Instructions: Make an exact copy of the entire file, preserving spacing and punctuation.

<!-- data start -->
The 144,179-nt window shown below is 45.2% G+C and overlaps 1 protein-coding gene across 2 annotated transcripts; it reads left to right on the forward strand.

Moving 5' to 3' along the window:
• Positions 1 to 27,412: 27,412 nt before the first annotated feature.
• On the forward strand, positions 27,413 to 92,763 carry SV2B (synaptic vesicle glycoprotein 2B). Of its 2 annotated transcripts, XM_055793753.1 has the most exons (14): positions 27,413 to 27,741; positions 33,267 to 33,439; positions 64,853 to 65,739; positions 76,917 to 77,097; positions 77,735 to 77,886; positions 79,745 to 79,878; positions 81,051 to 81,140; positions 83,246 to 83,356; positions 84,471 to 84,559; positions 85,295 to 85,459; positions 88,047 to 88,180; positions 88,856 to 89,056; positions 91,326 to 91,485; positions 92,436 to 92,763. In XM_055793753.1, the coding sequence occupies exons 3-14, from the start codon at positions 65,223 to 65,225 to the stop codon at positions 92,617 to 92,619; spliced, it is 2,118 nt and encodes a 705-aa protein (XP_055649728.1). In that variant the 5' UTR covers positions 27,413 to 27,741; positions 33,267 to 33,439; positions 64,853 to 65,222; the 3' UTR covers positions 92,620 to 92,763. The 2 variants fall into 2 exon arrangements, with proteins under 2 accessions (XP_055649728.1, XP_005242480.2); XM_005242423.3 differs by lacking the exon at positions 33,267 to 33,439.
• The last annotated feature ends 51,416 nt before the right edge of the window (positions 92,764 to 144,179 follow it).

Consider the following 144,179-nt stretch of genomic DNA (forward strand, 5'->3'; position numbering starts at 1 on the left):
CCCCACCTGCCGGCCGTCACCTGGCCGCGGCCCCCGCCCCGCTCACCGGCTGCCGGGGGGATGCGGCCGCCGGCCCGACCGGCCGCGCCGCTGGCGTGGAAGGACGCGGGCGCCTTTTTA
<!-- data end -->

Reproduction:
The 144,179-nt window shown below is 45.2% G+C and overlaps 1 protein-coding gene across 2 annotated transcripts; it reads left to right on the forward strand.

Moving 5' to 3' along the window:
• Positions 1 to 27,412: 27,412 nt before the first annotated feature.
• On the forward strand, positions 27,413 to 92,763 carry SV2B (synaptic vesicle glycoprotein 2B). Of its 2 annotated transcripts, XM_055793753.1 has the most exons (14): positions 27,413 to 27,741; positions 33,267 to 33,439; positions 64,853 to 65,739; positions 76,917 to 77,097; positions 77,735 to 77,886; positions 79,745 to 79,878; positions 81,051 to 81,140; positions 83,246 to 83,356; positions 84,471 to 84,559; positions 85,295 to 85,459; positions 88,047 to 88,180; positions 88,856 to 89,056; positions 91,326 to 91,485; positions 92,436 to 92,763. In XM_055793753.1, the coding sequence occupies exons 3-14, from the start codon at positions 65,223 to 65,225 to the stop codon at positions 92,617 to 92,619; spliced, it is 2,118 nt and encodes a 705-aa protein (XP_055649728.1). In that variant the 5' UTR covers positions 27,413 to 27,741; positions 33,267 to 33,439; positions 64,853 to 65,222; the 3' UTR covers positions 92,620 to 92,763. The 2 variants fall into 2 exon arrangements, with proteins under 2 accessions (XP_055649728.1, XP_005242480.2); XM_005242423.3 differs by lacking the exon at positions 33,267 to 33,439.
• The last annotated feature ends 51,416 nt before the right edge of the window (positions 92,764 to 144,179 follow it).

Consider the following 144,179-nt stretch of genomic DNA (forward strand, 5'->3'; position numbering starts at 1 on the left):
CCCCACCTGCCGGCCGTCACCTGGCCGCGGCCCCCGCCCCGCTCACCGGCTGCCGGGGGGATGCGGCCGCCGGCCCGACCGGCCGCGCCGCTGGCGTGGAAGGACGCGGGCGCCTTTTTA